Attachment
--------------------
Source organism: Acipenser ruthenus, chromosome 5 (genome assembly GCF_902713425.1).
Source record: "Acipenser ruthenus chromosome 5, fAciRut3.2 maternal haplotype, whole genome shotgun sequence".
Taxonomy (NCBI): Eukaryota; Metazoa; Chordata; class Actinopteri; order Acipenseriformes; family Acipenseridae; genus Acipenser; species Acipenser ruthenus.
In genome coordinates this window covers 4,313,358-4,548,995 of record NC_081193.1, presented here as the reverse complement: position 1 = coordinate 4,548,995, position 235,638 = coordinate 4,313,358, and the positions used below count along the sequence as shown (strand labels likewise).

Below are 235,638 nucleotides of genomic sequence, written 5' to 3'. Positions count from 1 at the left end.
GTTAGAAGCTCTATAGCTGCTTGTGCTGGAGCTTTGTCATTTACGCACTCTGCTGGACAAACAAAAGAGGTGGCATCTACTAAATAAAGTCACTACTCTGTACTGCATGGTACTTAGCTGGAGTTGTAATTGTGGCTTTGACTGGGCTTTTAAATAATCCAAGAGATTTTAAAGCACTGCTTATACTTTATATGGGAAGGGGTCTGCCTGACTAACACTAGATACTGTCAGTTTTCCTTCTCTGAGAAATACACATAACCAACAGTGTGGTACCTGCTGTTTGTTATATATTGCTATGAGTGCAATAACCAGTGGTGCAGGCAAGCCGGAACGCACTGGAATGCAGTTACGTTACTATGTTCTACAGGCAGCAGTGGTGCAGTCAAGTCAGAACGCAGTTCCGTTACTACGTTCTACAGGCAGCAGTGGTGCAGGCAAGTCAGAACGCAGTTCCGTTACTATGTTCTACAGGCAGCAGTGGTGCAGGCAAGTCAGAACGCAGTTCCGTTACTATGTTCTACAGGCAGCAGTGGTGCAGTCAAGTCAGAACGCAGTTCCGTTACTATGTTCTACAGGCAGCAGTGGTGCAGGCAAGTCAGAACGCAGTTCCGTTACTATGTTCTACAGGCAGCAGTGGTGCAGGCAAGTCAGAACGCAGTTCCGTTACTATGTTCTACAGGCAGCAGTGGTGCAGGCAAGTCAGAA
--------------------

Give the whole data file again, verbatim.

Source organism: Acipenser ruthenus, chromosome 5 (genome assembly GCF_902713425.1).
Source record: "Acipenser ruthenus chromosome 5, fAciRut3.2 maternal haplotype, whole genome shotgun sequence".
Taxonomy (NCBI): Eukaryota; Metazoa; Chordata; class Actinopteri; order Acipenseriformes; family Acipenseridae; genus Acipenser; species Acipenser ruthenus.
In genome coordinates this window covers 4,313,358-4,548,995 of record NC_081193.1, presented here as the reverse complement: position 1 = coordinate 4,548,995, position 235,638 = coordinate 4,313,358, and the positions used below count along the sequence as shown (strand labels likewise).

Below are 235,638 nucleotides of genomic sequence, written 5' to 3'. Positions count from 1 at the left end.
GTTAGAAGCTCTATAGCTGCTTGTGCTGGAGCTTTGTCATTTACGCACTCTGCTGGACAAACAAAAGAGGTGGCATCTACTAAATAAAGTCACTACTCTGTACTGCATGGTACTTAGCTGGAGTTGTAATTGTGGCTTTGACTGGGCTTTTAAATAATCCAAGAGATTTTAAAGCACTGCTTATACTTTATATGGGAAGGGGTCTGCCTGACTAACACTAGATACTGTCAGTTTTCCTTCTCTGAGAAATACACATAACCAACAGTGTGGTACCTGCTGTTTGTTATATATTGCTATGAGTGCAATAACCAGTGGTGCAGGCAAGCCGGAACGCACTGGAATGCAGTTACGTTACTATGTTCTACAGGCAGCAGTGGTGCAGTCAAGTCAGAACGCAGTTCCGTTACTACGTTCTACAGGCAGCAGTGGTGCAGGCAAGTCAGAACGCAGTTCCGTTACTATGTTCTACAGGCAGCAGTGGTGCAGGCAAGTCAGAACGCAGTTCCGTTACTATGTTCTACAGGCAGCAGTGGTGCAGTCAAGTCAGAACGCAGTTCCGTTACTATGTTCTACAGGCAGCAGTGGTGCAGGCAAGTCAGAACGCAGTTCCGTTACTATGTTCTACAGGCAGCAGTGGTGCAGGCAAGTCAGAACGCAGTTCCGTTACTATGTTCTACAGGCAGCAGTGGTGCAGGCAAGTCAGAA